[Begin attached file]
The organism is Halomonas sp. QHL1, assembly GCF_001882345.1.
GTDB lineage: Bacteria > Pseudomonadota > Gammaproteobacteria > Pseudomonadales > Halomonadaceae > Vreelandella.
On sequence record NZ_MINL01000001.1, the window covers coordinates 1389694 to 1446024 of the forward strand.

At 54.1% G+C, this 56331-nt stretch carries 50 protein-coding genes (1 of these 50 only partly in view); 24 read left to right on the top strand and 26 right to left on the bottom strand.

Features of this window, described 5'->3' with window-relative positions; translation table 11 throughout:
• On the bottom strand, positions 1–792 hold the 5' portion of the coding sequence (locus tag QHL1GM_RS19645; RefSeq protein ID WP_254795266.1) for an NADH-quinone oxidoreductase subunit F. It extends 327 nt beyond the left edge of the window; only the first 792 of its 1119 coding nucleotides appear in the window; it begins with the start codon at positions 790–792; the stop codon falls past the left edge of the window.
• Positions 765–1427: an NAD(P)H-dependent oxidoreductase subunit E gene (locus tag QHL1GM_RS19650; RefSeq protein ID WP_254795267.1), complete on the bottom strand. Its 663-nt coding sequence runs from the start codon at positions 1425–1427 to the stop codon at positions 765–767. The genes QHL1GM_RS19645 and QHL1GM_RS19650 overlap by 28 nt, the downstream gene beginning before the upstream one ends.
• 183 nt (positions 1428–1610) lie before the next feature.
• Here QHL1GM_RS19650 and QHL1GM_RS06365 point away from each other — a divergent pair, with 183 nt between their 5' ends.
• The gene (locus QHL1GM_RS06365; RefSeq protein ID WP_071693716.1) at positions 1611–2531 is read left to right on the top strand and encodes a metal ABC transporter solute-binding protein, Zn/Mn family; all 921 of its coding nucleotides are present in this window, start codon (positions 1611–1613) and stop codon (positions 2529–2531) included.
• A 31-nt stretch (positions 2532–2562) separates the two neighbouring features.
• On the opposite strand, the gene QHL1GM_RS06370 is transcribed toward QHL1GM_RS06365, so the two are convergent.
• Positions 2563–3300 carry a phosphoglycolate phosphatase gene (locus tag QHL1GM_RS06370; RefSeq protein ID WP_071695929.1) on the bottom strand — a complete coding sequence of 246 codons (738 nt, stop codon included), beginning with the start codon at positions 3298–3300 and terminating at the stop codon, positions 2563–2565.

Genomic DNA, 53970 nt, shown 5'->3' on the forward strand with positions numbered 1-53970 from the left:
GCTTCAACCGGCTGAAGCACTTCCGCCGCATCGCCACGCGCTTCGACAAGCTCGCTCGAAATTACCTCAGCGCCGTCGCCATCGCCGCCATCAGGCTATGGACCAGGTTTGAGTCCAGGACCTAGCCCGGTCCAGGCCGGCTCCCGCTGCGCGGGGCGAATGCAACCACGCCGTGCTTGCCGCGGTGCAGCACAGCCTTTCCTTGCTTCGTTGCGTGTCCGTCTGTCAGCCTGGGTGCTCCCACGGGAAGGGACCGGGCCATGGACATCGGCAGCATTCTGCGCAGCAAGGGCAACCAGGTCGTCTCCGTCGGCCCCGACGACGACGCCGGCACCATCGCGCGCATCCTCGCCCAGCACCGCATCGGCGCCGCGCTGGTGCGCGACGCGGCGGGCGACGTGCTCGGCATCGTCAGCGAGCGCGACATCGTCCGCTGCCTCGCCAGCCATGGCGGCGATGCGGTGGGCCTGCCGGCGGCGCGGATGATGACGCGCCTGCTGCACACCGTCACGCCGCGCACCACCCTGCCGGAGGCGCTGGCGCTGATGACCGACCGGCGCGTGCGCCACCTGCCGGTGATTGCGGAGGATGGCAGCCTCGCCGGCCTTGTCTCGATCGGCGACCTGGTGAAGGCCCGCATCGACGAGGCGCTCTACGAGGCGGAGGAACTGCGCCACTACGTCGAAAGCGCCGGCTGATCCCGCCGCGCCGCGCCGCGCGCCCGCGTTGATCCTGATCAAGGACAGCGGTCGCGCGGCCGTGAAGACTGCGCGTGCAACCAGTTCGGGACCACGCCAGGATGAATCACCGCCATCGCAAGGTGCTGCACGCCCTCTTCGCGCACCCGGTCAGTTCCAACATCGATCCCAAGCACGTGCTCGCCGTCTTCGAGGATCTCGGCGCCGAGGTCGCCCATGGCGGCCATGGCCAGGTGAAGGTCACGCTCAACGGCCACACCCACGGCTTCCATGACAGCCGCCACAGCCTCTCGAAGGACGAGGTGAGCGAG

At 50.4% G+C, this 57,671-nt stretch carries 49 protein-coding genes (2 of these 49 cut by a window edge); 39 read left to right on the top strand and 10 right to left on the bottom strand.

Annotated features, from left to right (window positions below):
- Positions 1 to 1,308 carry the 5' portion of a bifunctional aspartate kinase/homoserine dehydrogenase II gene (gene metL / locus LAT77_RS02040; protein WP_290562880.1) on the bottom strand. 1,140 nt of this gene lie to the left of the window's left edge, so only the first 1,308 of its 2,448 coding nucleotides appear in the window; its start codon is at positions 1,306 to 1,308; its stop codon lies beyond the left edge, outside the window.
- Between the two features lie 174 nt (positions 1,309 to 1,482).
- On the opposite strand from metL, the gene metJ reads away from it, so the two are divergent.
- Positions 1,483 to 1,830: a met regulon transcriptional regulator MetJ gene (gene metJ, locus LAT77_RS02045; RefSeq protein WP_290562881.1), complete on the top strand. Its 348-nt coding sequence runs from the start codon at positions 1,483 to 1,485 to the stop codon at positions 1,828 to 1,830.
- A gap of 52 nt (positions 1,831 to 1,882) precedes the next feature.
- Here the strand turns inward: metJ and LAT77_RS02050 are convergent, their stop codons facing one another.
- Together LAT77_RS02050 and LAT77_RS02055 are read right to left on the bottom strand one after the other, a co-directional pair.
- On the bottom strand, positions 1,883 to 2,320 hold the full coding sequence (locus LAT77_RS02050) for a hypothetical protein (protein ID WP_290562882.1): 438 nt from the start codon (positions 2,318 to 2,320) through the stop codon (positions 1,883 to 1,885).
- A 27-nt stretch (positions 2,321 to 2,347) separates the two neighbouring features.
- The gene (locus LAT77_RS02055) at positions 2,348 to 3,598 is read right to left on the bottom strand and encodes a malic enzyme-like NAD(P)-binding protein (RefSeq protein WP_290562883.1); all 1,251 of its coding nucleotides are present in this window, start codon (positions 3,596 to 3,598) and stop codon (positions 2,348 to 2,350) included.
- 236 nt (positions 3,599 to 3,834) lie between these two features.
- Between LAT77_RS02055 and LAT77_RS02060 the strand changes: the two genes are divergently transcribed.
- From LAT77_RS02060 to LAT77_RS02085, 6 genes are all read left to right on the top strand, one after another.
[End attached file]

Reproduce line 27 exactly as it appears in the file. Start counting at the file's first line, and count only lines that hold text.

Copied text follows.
- The gene (locus LAT77_RS02055) at positions 2,348 to 3,598 is read right to left on the bottom strand and encodes a malic enzyme-like NAD(P)-binding protein (RefSeq protein WP_290562883.1); all 1,251 of its coding nucleotides are present in this window, start codon (positions 3,596 to 3,598) and stop codon (positions 2,348 to 2,350) included.